Elefante took issue with some of the assertions that T-Mobile made in its comments (PDF) earlier this summer, including that the high-altitude systems represent “an untested service that may serve a niche market less efficiently than existing proven services.”
On the contrary, Elefante said, the services that will be provided by Elefante Group and other SBCS operators will carry on the disruptive tradition of wireless communications. In fact, their services are central to next-generation network rollouts of 4G and 5G cellular backhaul, enterprise WAN (local loop replacement), fixed broadband access for residential and small- to medium-sized businesses and fixed broadband services to enterprises, according to Elefante.
T-Mobile had argued (PDF) that while there’s no guarantee that the Elefante service will actually be deployed into rural areas, 5G services, in contrast, have the potential to expand terrestrial services’ already significant reach. Moreover, terrestrial providers are subject to coverage obligations, including to serve rural areas, and they have further opportunities to target rural areas via the Mobility Fund. Plus, all the other services that Elefante is proposing, like the backhaul and fixed broadband, can be addressed through terrestrial wireless networks, according to T-Mobile.
CTIA also filed opposition comments (PDF) and said the 26 GHz band has been identified as a leading candidate for 5G services. Other spectrum bands identified by Elefante for SBCS also will need to be thoroughly evaluated by the FCC to make sure there’s no harmful interference to incumbent users, the association said.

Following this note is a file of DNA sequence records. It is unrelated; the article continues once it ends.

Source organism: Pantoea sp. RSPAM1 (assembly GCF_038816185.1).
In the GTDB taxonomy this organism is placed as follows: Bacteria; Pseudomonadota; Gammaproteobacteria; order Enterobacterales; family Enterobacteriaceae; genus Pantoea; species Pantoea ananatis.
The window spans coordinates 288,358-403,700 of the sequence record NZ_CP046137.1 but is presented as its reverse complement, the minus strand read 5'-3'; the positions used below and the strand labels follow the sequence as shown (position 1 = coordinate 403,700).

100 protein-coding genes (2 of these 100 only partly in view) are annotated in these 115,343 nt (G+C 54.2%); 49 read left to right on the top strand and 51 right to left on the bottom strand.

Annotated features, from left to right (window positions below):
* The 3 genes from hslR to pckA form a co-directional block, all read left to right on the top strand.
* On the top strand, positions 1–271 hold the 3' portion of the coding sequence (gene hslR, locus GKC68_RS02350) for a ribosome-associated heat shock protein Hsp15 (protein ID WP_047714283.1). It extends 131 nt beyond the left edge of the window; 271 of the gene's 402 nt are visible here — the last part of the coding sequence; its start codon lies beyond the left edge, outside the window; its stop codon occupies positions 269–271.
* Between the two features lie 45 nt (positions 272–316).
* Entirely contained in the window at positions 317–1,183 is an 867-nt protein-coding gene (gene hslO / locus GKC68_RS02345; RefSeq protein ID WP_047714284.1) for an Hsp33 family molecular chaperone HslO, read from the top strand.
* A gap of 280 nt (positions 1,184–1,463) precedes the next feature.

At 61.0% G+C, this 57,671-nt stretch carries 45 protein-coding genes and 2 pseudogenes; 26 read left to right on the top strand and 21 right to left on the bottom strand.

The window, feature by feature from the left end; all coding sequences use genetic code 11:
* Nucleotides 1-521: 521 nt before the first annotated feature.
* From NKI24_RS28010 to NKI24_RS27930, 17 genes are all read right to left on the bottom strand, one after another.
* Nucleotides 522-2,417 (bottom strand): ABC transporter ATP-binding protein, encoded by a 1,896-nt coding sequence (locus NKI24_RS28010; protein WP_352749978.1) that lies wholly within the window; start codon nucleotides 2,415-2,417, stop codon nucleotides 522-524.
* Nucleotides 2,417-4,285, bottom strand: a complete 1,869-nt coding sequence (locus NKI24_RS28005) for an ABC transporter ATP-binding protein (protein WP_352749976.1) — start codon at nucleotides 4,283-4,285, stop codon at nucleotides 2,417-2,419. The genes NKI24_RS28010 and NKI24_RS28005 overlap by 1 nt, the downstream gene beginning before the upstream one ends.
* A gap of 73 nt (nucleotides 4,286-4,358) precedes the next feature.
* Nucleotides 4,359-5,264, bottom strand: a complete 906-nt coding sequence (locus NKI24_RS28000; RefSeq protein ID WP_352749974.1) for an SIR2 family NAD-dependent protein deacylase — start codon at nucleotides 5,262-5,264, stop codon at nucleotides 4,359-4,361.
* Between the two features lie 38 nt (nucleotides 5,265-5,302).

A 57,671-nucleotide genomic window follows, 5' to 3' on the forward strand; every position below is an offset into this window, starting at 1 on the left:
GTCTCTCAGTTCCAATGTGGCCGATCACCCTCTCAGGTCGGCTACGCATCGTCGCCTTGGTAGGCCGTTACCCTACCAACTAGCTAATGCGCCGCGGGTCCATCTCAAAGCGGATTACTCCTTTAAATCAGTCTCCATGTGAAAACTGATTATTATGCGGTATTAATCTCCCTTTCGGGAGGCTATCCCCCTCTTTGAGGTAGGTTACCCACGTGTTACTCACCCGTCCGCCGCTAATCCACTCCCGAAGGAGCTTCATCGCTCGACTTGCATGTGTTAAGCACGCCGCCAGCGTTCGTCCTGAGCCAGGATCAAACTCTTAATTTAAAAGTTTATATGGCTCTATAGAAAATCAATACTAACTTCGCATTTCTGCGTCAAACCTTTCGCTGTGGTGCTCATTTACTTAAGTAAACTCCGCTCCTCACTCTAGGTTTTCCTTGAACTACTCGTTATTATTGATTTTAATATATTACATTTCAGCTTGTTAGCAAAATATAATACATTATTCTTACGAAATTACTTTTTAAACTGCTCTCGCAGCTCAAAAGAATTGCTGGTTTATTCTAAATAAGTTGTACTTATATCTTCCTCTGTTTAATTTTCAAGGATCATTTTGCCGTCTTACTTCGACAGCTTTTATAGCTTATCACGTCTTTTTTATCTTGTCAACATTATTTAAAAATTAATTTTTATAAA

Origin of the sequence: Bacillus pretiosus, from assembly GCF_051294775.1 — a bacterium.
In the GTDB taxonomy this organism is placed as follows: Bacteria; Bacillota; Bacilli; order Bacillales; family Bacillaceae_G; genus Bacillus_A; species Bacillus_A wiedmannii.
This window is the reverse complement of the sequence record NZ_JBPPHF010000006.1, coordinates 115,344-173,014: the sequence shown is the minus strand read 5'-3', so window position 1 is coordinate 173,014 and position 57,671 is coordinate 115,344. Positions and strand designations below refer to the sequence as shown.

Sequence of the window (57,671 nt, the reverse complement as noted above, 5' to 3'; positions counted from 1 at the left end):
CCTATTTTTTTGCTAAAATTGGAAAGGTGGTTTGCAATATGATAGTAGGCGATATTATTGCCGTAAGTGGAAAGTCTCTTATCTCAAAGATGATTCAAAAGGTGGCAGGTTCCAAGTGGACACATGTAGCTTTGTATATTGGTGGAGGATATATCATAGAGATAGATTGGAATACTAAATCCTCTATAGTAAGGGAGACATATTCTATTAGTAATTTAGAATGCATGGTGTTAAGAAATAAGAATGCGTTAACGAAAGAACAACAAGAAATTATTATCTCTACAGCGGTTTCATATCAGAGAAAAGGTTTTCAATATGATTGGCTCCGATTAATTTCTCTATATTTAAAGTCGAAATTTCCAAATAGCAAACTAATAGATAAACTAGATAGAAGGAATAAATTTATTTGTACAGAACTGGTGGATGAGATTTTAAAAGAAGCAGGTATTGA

Elefante said the 26 GHz band for STRAPS downlinks present a unique opportunity for SBCS in the U.S. That said, it’s inviting commercial mobile proponents and incumbent users to the table to discuss ways in which flexible mobile services might be able to share spectrum.
Loon argued (PDF) that contrary to Elefante’s suggestion, the system that Elefante envisions does not appear to be a “radical departure” from other aerial platform projects. Since 1997, ITU regulations have defined HAPS as a “station located on an object at an altitude of 20 to 50 km and at a specified, nominal, fixed point relative to the Earth,” it said. While Elefante has said its airships will operate about 19.8 km above their designated service areas, Loon argues that it’s unnecessary for the commission to create overlapping categories for aerial platforms.
Elefante acknowledged that the altitude range proposed by its petition would accommodate some systems that qualify as HAPS, but said SBCS would use different spectrum than that being considered for HAPS to achieve the proposed SBCS data throughput performance targets and spectrum efficiency.
“In any event, the overlap between HAPS and STRAPS categories is a red herring,” Elefante said. “The important thing is that the commission move swiftly to enable SBCS so as to foster continued innovation, investment, and deployment in stratospheric communications platforms.”